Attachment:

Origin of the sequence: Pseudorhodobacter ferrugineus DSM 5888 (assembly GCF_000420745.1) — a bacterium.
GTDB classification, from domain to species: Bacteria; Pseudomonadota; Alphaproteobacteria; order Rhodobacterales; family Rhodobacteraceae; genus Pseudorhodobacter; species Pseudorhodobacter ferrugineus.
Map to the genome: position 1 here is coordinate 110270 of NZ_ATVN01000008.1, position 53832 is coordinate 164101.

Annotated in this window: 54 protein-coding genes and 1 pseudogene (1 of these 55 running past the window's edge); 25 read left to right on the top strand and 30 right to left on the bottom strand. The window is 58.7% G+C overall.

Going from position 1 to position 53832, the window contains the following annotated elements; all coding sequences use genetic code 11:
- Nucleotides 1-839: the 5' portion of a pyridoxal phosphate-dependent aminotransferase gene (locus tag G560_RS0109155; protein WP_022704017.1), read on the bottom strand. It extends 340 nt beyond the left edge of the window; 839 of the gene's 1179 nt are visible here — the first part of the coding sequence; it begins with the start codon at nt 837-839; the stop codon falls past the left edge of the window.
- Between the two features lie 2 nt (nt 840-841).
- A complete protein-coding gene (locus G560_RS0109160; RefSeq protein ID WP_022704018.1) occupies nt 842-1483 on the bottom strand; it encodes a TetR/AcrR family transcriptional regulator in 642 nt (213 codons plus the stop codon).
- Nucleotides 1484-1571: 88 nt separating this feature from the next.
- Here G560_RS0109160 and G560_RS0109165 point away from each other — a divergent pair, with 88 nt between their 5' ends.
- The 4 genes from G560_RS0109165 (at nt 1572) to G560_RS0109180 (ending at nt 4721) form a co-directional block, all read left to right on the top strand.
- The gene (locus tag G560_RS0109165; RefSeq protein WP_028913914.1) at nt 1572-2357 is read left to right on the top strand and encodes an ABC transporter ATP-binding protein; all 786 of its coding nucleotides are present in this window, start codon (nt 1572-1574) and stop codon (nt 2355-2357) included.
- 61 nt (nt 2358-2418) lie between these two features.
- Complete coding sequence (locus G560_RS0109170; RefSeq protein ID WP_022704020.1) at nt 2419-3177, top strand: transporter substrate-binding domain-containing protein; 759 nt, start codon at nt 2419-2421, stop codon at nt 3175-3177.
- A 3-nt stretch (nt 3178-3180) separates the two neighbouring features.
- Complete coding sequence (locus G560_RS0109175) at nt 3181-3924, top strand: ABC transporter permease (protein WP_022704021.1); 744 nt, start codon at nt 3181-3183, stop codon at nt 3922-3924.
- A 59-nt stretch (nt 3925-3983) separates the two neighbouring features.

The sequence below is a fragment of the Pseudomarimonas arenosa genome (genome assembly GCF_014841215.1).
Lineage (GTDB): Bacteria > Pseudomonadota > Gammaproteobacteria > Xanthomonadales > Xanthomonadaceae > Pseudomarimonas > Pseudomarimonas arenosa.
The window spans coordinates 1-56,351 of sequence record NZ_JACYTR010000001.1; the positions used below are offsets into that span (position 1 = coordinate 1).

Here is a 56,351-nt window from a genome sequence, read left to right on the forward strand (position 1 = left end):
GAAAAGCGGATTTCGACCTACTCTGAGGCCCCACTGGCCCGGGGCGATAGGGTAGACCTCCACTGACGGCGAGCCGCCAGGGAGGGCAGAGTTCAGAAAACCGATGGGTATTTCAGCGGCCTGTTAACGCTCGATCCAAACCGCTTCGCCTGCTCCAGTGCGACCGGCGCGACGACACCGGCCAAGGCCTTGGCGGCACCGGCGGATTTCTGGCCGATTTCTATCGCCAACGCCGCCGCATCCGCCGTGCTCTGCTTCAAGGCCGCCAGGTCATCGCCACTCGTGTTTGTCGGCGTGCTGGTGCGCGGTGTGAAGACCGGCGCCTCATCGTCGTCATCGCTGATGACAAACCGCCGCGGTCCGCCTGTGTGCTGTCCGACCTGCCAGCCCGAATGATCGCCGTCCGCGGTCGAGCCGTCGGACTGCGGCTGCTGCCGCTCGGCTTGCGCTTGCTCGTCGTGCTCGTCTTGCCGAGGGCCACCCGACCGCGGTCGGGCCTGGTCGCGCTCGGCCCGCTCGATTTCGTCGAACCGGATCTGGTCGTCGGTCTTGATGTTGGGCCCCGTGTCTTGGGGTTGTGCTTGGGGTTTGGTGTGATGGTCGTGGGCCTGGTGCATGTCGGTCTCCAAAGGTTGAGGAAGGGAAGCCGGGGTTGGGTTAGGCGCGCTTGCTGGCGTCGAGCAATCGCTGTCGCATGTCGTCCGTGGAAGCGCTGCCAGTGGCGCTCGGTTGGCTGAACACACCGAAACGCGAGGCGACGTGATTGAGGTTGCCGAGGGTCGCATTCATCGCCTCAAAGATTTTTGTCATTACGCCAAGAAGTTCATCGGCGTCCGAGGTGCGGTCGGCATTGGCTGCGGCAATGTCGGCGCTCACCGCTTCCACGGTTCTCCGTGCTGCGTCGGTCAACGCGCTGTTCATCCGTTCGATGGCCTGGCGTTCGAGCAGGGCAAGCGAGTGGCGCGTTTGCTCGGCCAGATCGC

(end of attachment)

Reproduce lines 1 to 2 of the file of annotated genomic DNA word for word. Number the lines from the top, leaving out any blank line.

Origin of the sequence: Pseudorhodobacter ferrugineus DSM 5888 (assembly GCF_000420745.1) — a bacterium.
GTDB classification, from domain to species: Bacteria; Pseudomonadota; Alphaproteobacteria; order Rhodobacterales; family Rhodobacteraceae; genus Pseudorhodobacter; species Pseudorhodobacter ferrugineus.